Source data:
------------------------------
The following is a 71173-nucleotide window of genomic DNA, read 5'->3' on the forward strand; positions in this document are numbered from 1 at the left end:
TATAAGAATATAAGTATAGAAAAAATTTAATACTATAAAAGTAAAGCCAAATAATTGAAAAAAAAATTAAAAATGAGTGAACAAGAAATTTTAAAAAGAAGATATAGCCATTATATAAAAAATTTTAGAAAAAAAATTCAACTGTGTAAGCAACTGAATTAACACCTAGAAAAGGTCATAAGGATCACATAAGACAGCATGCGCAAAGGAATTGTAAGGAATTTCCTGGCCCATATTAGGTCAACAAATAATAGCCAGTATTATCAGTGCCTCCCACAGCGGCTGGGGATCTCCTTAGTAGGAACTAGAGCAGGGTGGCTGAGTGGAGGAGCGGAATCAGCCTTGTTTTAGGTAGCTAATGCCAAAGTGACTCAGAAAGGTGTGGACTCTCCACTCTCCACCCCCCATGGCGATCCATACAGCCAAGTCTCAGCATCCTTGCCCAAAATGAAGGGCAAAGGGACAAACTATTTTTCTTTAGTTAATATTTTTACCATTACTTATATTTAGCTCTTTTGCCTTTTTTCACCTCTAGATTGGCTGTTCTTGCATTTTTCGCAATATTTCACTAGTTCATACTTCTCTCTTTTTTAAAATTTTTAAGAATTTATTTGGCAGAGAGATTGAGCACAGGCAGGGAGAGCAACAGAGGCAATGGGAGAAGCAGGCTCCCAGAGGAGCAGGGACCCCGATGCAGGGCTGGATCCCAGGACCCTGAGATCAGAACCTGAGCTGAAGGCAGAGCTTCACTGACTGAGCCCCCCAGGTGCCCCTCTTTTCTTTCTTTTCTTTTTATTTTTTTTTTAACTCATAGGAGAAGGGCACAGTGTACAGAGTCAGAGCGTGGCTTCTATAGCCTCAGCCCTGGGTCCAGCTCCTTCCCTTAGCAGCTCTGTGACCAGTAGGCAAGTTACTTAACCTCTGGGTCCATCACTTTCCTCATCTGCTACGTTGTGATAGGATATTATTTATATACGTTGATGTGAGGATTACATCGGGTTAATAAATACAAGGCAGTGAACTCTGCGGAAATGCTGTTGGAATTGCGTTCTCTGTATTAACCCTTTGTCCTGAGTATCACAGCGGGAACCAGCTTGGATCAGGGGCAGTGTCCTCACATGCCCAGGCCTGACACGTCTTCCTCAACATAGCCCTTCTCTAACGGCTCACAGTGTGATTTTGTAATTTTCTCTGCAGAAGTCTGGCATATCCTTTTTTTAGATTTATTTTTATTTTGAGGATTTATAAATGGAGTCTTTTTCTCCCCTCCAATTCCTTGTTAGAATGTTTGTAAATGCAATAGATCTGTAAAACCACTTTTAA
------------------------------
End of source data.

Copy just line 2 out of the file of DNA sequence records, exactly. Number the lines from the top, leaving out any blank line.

TATAAGAATATAAGTATAGAAAAAATTTAATACTATAAAAGTAAAGCCAAATAATTGAAAAAAAAATTAAAAATGAGTGAACAAGAAATTTTAAAAAGAAGATATAGCCATTATATAAAAAATTTTAGAAAAAAAATTCAACTGTGTAAGCAACTGAATTAACACCTAGAAAAGGTCATAAGGATCACATAAGACAGCATGCGCAAAGGAATTGTAAGGAATTTCCTGGCCCATATTAGGTCAACAAATAATAGCCAGTATTATCAGTGCCTCCCACAGCGGCTGGGGATCTCCTTAGTAGGAACTAGAGCAGGGTGGCTGAGTGGAGGAGCGGAATCAGCCTTGTTTTAGGTAGCTAATGCCAAAGTGACTCAGAAAGGTGTGGACTCTCCACTCTCCACCCCCCATGGCGATCCATACAGCCAAGTCTCAGCATCCTTGCCCAAAATGAAGGGCAAAGGGACAAACTATTTTTCTTTAGTTAATATTTTTACCATTACTTATATTTAGCTCTTTTGCCTTTTTTCACCTCTAGATTGGCTGTTCTTGCATTTTTCGCAATATTTCACTAGTTCATACTTCTCTCTTTTTTAAAATTTTTAAGAATTTATTTGGCAGAGAGATTGAGCACAGGCAGGGAGAGCAACAGAGGCAATGGGAGAAGCAGGCTCCCAGAGGAGCAGGGACCCCGATGCAGGGCTGGATCCCAGGACCCTGAGATCAGAACCTGAGCTGAAGGCAGAGCTTCACTGACTGAGCCCCCCAGGTGCCCCTCTTTTCTTTCTTTTCTTTTTATTTTTTTTTTAACTCATAGGAGAAGGGCACAGTGTACAGAGTCAGAGCGTGGCTTCTATAGCCTCAGCCCTGGGTCCAGCTCCTTCCCTTAGCAGCTCTGTGACCAGTAGGCAAGTTACTTAACCTCTGGGTCCATCACTTTCCTCATCTGCTACGTTGTGATAGGATATTATTTATATACGTTGATGTGAGGATTACATCGGGTTAATAAATACAAGGCAGTGAACTCTGCGGAAATGCTGTTGGAATTGCGTTCTCTGTATTAACCCTTTGTCCTGAGTATCACAGCGGGAACCAGCTTGGATCAGGGGCAGTGTCCTCACATGCCCAGGCCTGACACGTCTTCCTCAACATAGCCCTTCTCTAACGGCTCACAGTGTGATTTTGTAATTTTCTCTGCAGAAGTCTGGCATATCCTTTTTTTAGATTTATTTTTATTTTGAGGATTTATAAATGGAGTCTTTTTCTCCCCTCCAATTCCTTGTTAGAATGTTTGTAAATGCAATAGATCTGTAAAACCACTTTTAA